Announcement: Described by Michael Salfino of The Wall Street Journal and Yahoo! Sports as “an insightful and often contrarian viewpoint to prospect rankings,” The 2017 Prospect Digest Handbook is now on sale! Check it out here!
|1. Riley Pint, RHP|
|Born: 09/06/97||Age: 19||Bats: R||Top CALs: Dewen Perez, Rafael Homblert, Jeremy Jeffress, Luis Pino, Alec Grosser|
|Height: 6-4||Weight: 195||Throws: R|
Background: Armed with a top 10 pick for the fourth consecutive year – and a top four pick in three of the last four drafts – the Rockies opted to take the prep right-hander out of St. Thomas Aquinas High School from Overland Park, Kansas. Pint, a projectable 6-foot-4, 197-pound hurler, threw 37.0 innings in the Pioneer, posting a 36-to-23 K-to-BB ratio en route to tallying a 5.35 ERA and a 5.45 FIP.
Projection: Pint’s career started out rather promising as he posted a solid 14-to-6 strikeout-to-walk ratio through his first 16.1 innings. But his control left him thereafter: he walked 17 over his final 20.2 innings. Per the usual, the data’s still too limited so we’ll have a better idea about the fire-slinging right-hander after next season.
Ceiling: Too Soon to Tell
MLB ETA: N/A
|2. Brendan Rodgers, SS|
|Born: 08/09/96||Age: 20||Bats: R||Top CALs: Yamaico Navarro, Edwin Diaz, Javier Guerra, Tim Beckham, Yancarlos Baez|
|Height: 6-0||Weight: 180||Throws: R|
Background: Taken with the third overall pick two years ago directly following two other shortstops – Dansby Swanson and Alex Bregman, both of whom made their respective big league debuts last season. Rodgers, the lone prep prospect of the trio, understandably spent his first full season in professional ball developing in the South Atlantic League last year. Or rather, he spent his first full season in professional ball enjoying – immensely – playing in the bandbox known as McCormick Field, home to the Asheville Tourists. In 110 games with the Rockies’ Low Class A affiliate, Rodgers hit a quasi-impressive – more on that later – .281/.342/.480 with 31 doubles and 19 homeruns while swiping six bags in nine attempts. His overall production, according to Weighted Runs Created Plus, topped the league average mark by 35% – the fourth best total among all Low Class A shortstops and tops among all teenage shortstops at the level.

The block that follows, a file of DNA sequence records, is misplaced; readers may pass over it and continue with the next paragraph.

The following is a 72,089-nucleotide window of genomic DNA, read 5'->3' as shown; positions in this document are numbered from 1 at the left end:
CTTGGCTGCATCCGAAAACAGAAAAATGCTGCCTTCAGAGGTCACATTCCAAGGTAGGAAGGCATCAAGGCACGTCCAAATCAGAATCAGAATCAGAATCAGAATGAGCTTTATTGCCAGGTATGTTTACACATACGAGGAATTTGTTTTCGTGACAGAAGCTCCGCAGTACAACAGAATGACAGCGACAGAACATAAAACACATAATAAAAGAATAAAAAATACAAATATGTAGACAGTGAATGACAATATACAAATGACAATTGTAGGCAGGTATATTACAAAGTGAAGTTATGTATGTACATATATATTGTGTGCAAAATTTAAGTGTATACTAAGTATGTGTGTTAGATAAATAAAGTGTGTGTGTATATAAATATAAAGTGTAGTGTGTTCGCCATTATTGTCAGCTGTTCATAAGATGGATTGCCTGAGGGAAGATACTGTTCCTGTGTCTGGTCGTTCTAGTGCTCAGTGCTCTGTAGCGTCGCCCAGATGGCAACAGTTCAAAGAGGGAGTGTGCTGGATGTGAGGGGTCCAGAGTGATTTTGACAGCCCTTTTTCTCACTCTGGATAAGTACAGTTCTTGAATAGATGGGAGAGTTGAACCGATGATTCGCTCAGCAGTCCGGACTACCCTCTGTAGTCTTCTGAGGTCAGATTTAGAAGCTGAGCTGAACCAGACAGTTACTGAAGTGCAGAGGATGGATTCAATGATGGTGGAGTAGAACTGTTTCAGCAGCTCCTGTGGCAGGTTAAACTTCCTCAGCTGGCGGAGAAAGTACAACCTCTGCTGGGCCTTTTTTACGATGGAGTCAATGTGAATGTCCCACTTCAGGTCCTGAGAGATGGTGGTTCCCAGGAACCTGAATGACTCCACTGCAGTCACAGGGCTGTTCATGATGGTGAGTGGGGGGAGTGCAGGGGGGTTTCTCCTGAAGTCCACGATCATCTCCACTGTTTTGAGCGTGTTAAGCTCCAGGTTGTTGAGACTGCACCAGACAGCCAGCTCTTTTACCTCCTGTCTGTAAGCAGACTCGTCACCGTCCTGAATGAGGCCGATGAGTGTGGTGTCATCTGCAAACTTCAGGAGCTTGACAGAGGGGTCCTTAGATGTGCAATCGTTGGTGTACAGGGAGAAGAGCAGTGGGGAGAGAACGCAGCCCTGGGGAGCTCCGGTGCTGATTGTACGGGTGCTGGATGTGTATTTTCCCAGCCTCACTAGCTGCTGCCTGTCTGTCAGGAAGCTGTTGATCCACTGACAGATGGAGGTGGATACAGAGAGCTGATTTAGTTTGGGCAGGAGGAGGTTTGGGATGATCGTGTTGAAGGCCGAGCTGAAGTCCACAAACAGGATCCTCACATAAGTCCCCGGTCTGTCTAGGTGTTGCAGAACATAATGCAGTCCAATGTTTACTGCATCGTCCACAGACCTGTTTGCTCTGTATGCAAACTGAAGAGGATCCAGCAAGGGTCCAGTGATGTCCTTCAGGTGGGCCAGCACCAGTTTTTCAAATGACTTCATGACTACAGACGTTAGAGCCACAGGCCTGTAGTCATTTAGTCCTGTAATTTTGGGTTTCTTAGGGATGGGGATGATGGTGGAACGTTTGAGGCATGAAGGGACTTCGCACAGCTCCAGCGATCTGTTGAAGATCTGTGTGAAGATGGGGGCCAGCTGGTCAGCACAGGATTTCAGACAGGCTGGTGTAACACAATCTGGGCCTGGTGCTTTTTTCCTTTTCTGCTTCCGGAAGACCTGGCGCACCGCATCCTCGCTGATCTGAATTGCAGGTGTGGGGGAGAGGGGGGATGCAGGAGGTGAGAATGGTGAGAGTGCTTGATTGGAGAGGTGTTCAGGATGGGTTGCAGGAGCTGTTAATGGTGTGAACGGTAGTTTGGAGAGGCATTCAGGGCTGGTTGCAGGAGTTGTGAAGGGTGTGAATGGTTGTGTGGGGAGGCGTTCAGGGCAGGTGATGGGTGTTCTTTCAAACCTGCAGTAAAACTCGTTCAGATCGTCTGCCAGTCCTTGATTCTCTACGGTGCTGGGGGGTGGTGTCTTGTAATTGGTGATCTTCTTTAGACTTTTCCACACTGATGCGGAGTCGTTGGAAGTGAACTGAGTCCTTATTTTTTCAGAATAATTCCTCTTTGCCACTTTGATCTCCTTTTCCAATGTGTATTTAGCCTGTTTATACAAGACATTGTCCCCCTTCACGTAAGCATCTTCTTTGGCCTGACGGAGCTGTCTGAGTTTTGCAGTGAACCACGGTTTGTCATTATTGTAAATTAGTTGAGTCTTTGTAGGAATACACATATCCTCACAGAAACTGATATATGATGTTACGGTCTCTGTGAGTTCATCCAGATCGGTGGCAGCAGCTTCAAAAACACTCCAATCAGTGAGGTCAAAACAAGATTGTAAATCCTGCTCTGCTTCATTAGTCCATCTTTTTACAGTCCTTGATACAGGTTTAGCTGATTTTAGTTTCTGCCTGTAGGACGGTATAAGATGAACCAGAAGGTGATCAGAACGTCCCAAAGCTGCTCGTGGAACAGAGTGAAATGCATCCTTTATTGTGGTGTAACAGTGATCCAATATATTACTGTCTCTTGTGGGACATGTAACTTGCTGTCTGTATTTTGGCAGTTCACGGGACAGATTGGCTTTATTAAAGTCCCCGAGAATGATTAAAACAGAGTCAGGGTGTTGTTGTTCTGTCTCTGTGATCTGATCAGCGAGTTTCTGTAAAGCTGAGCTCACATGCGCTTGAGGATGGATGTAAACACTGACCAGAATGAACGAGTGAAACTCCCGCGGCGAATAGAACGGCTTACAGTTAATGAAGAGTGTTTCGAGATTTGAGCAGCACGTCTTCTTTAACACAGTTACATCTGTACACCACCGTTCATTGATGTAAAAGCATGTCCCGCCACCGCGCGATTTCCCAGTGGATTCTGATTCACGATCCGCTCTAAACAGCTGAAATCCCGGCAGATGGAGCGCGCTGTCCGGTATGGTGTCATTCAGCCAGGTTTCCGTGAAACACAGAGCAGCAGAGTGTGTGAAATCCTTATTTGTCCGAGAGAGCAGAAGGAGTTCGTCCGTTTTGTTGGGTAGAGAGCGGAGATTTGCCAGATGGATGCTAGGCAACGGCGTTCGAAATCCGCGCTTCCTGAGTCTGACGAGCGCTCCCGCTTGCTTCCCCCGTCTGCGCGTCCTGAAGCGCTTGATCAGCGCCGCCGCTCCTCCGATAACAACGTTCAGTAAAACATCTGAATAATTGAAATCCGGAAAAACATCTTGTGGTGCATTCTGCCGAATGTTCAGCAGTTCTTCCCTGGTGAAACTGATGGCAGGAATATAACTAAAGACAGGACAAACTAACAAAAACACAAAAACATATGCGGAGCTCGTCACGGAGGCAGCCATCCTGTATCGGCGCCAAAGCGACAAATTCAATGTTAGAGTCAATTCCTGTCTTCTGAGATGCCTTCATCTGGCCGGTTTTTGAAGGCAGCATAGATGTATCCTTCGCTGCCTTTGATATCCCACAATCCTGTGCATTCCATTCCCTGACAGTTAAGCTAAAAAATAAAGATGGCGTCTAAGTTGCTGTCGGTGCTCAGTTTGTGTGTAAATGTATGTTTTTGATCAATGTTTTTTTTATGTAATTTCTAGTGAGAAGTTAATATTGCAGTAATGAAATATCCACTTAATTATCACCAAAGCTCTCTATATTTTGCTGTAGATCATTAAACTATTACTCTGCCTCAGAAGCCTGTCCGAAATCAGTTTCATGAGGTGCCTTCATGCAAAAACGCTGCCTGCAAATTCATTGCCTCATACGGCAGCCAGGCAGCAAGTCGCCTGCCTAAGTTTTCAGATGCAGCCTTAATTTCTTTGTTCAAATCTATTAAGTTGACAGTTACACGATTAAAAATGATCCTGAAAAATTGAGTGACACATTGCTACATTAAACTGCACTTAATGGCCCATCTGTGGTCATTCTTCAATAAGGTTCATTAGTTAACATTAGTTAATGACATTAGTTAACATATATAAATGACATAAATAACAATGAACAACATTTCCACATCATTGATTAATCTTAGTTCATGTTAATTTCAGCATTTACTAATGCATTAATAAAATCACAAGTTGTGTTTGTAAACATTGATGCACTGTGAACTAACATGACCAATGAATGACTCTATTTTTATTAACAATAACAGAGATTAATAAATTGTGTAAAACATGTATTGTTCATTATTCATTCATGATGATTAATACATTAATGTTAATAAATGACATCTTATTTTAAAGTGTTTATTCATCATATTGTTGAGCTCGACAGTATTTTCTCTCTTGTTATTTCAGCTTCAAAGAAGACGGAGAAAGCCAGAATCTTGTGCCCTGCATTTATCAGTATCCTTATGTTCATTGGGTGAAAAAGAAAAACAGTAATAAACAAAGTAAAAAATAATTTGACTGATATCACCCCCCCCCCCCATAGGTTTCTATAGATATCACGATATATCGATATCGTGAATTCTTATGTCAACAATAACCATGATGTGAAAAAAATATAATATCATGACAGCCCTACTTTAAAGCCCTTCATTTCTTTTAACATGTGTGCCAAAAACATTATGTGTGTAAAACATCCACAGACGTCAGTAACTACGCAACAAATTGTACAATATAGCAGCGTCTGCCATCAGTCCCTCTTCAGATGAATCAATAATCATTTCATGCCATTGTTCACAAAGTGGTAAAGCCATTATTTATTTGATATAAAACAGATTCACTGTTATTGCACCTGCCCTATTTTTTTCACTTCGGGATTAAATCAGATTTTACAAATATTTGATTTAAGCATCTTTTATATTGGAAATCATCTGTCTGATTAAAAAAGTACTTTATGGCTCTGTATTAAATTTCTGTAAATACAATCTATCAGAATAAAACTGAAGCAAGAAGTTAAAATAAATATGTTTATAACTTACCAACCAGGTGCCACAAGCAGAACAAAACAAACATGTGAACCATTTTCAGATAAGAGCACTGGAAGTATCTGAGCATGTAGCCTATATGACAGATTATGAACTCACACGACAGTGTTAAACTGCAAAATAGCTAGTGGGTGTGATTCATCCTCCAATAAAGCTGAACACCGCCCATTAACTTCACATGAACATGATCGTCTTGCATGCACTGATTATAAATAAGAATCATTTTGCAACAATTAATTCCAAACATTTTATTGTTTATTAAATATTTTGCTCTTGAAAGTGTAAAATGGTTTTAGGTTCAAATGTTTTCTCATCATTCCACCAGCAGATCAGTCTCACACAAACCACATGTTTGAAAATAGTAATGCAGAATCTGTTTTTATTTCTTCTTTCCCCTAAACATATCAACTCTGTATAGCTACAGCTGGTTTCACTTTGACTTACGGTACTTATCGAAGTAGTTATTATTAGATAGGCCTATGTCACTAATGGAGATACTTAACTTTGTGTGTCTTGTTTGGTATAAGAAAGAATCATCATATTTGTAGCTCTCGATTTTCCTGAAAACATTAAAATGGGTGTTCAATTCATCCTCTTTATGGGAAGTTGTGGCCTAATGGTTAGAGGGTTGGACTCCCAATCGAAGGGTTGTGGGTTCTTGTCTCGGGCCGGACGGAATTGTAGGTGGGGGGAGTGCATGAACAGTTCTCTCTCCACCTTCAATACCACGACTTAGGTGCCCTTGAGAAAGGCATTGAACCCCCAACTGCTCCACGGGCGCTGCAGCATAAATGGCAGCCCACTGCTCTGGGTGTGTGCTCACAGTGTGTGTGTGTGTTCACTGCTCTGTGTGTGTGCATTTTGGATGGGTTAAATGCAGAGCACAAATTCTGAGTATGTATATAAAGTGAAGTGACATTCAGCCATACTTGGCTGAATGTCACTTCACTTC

Projection: On the surface Rodgers’ production looks tremendous given his age and level of competition – and that’s ignoring his lofty draft status. But a lot of that – and I mean a lot – of it was buoyed by Asheville’s exceptionally hitter-friendly ballpark. Consider his home/road splits:
- Home: .319/.378/.600 with 20 doubles and 13 homeruns.
- Away: .247/.310/.372 with 11 doubles and six homeruns.
That’s a pretty stark difference, obviously. But let’s take a look at how the overall production looks after it’s adjusted for the ballpark – thanks to StatCorner.com:
- Un-adjusted: .281/.342/.480
- Park Adjusted: .255/.316/.400
Again, that’s a pretty stark difference. But here’s the exceptionally troubling part. Consider the home/road splits that the underrated Ryan McMahon showed when he marched through the Sally with the Tourists in 2014:
- Home: .308/.368/.508 with 25 doubles, one triple, and seven homeruns.
- Away: .256/.349/.496 with 21 doubles, two triples, and 11 homeruns.
It goes without saying that Rodgers’ drastic splits are far more troubling. Overall, the young shortstop looked very solid – with average tools across the board – but his production, once the numbers are exposed, is far from elite – just like his prospect status.
Ceiling: 3.5-win player
MLB ETA: 2019
|3. Jeff Hoffman, RHP|
|Born: 01/08/93||Age: 24||Bats: R||Top CALs: Paul Clemens. John Gast, Eric Jokisch, Camilo Vazquez, Aaron Thompson|
|Height: 6-5||Weight: 225||Throws: R|
Background: It’s been a whirlwind couple of years for the long-haired, bespectacled right-hander. Hoffman was originally in the running as a candidate for #1 overall pick in the 2014 draft, but Tommy John surgery a month before the draft caused some teams to back away. Armed with a couple first round picks that June, the Blue Jays decidedly took a gamble on the hard-throwing East Carolina product when they grabbed him with the ninth overall pick. Fast forward a year or so and Hoffman became the centerpiece in the Troy Tulowitzki mega-swap. After his head stopped spinning, he found himself in the Pacific Coast League last season. In 22 starts with the Albuquerque Isotopes, the 6-foot-5, 225-pound right-hander posted an impressive 124-to-44 strikeout-to-walk ratio. Colorado called him up in late August for another eight starts: 31.1 IP, 22 strikeouts, 17 walks, 4.88 ERA, and an ugly 6.27 FIP.